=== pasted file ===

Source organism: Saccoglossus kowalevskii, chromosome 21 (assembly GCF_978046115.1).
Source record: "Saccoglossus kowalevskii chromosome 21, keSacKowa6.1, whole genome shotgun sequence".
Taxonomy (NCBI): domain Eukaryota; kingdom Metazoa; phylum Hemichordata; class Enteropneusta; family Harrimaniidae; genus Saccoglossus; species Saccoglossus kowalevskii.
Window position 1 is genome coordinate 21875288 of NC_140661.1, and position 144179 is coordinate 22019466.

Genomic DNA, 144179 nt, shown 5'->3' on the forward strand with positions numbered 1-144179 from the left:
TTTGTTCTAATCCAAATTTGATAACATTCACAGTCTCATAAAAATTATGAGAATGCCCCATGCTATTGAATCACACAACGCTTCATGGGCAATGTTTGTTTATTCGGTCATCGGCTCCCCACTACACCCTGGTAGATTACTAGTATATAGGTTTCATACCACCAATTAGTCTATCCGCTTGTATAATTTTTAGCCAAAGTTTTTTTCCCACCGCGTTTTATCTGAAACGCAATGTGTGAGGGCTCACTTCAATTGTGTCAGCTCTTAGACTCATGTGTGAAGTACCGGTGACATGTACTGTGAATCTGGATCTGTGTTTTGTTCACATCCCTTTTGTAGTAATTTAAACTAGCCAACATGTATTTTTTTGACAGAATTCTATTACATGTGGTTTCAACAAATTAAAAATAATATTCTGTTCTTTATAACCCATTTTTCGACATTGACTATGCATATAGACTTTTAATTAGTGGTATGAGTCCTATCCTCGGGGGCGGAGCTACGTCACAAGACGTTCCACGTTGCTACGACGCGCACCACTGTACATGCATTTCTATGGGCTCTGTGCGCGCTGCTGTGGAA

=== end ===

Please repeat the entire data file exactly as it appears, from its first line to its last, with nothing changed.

Source organism: Saccoglossus kowalevskii, chromosome 21 (assembly GCF_978046115.1).
Source record: "Saccoglossus kowalevskii chromosome 21, keSacKowa6.1, whole genome shotgun sequence".
Taxonomy (NCBI): domain Eukaryota; kingdom Metazoa; phylum Hemichordata; class Enteropneusta; family Harrimaniidae; genus Saccoglossus; species Saccoglossus kowalevskii.
Window position 1 is genome coordinate 21875288 of NC_140661.1, and position 144179 is coordinate 22019466.

Genomic DNA, 144179 nt, shown 5'->3' on the forward strand with positions numbered 1-144179 from the left:
TTTGTTCTAATCCAAATTTGATAACATTCACAGTCTCATAAAAATTATGAGAATGCCCCATGCTATTGAATCACACAACGCTTCATGGGCAATGTTTGTTTATTCGGTCATCGGCTCCCCACTACACCCTGGTAGATTACTAGTATATAGGTTTCATACCACCAATTAGTCTATCCGCTTGTATAATTTTTAGCCAAAGTTTTTTTCCCACCGCGTTTTATCTGAAACGCAATGTGTGAGGGCTCACTTCAATTGTGTCAGCTCTTAGACTCATGTGTGAAGTACCGGTGACATGTACTGTGAATCTGGATCTGTGTTTTGTTCACATCCCTTTTGTAGTAATTTAAACTAGCCAACATGTATTTTTTTGACAGAATTCTATTACATGTGGTTTCAACAAATTAAAAATAATATTCTGTTCTTTATAACCCATTTTTCGACATTGACTATGCATATAGACTTTTAATTAGTGGTATGAGTCCTATCCTCGGGGGCGGAGCTACGTCACAAGACGTTCCACGTTGCTACGACGCGCACCACTGTACATGCATTTCTATGGGCTCTGTGCGCGCTGCTGTGGAA